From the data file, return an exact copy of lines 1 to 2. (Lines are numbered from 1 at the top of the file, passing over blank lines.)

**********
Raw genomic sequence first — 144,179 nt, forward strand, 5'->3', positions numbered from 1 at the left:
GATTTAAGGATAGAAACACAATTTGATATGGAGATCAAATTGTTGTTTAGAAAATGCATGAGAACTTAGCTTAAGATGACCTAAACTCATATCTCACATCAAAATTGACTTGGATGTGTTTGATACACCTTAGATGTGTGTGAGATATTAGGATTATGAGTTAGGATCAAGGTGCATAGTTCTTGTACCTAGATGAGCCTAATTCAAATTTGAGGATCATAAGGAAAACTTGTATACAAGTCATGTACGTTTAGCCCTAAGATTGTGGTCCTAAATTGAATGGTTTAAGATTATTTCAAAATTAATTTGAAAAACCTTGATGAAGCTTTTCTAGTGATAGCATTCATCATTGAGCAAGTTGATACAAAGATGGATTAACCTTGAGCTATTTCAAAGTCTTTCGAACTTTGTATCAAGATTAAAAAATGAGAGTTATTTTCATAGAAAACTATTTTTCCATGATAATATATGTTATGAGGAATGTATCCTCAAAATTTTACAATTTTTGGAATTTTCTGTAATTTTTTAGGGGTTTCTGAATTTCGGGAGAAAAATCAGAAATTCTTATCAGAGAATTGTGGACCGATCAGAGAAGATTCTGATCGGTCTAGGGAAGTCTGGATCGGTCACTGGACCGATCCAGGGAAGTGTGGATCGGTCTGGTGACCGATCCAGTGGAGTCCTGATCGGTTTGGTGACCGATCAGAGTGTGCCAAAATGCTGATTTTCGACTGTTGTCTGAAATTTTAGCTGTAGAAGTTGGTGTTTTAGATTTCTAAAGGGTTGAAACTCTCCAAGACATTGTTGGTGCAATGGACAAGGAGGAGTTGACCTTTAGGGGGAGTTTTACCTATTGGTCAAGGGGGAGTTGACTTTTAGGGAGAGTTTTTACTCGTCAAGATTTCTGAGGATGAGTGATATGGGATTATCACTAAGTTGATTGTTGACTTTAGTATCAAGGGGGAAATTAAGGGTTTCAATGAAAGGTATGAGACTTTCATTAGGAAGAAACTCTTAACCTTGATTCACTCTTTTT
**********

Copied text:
Raw genomic sequence first — 144,179 nt, forward strand, 5'->3', positions numbered from 1 at the left:
GATTTAAGGATAGAAACACAATTTGATATGGAGATCAAATTGTTGTTTAGAAAATGCATGAGAACTTAGCTTAAGATGACCTAAACTCATATCTCACATCAAAATTGACTTGGATGTGTTTGATACACCTTAGATGTGTGTGAGATATTAGGATTATGAGTTAGGATCAAGGTGCATAGTTCTTGTACCTAGATGAGCCTAATTCAAATTTGAGGATCATAAGGAAAACTTGTATACAAGTCATGTACGTTTAGCCCTAAGATTGTGGTCCTAAATTGAATGGTTTAAGATTATTTCAAAATTAATTTGAAAAACCTTGATGAAGCTTTTCTAGTGATAGCATTCATCATTGAGCAAGTTGATACAAAGATGGATTAACCTTGAGCTATTTCAAAGTCTTTCGAACTTTGTATCAAGATTAAAAAATGAGAGTTATTTTCATAGAAAACTATTTTTCCATGATAATATATGTTATGAGGAATGTATCCTCAAAATTTTACAATTTTTGGAATTTTCTGTAATTTTTTAGGGGTTTCTGAATTTCGGGAGAAAAATCAGAAATTCTTATCAGAGAATTGTGGACCGATCAGAGAAGATTCTGATCGGTCTAGGGAAGTCTGGATCGGTCACTGGACCGATCCAGGGAAGTGTGGATCGGTCTGGTGACCGATCCAGTGGAGTCCTGATCGGTTTGGTGACCGATCAGAGTGTGCCAAAATGCTGATTTTCGACTGTTGTCTGAAATTTTAGCTGTAGAAGTTGGTGTTTTAGATTTCTAAAGGGTTGAAACTCTCCAAGACATTGTTGGTGCAATGGACAAGGAGGAGTTGACCTTTAGGGGGAGTTTTACCTATTGGTCAAGGGGGAGTTGACTTTTAGGGAGAGTTTTTACTCGTCAAGATTTCTGAGGATGAGTGATATGGGATTATCACTAAGTTGATTGTTGACTTTAGTATCAAGGGGGAAATTAAGGGTTTCAATGAAAGGTATGAGACTTTCATTAGGAAGAAACTCTTAACCTTGATTCACTCTTTTT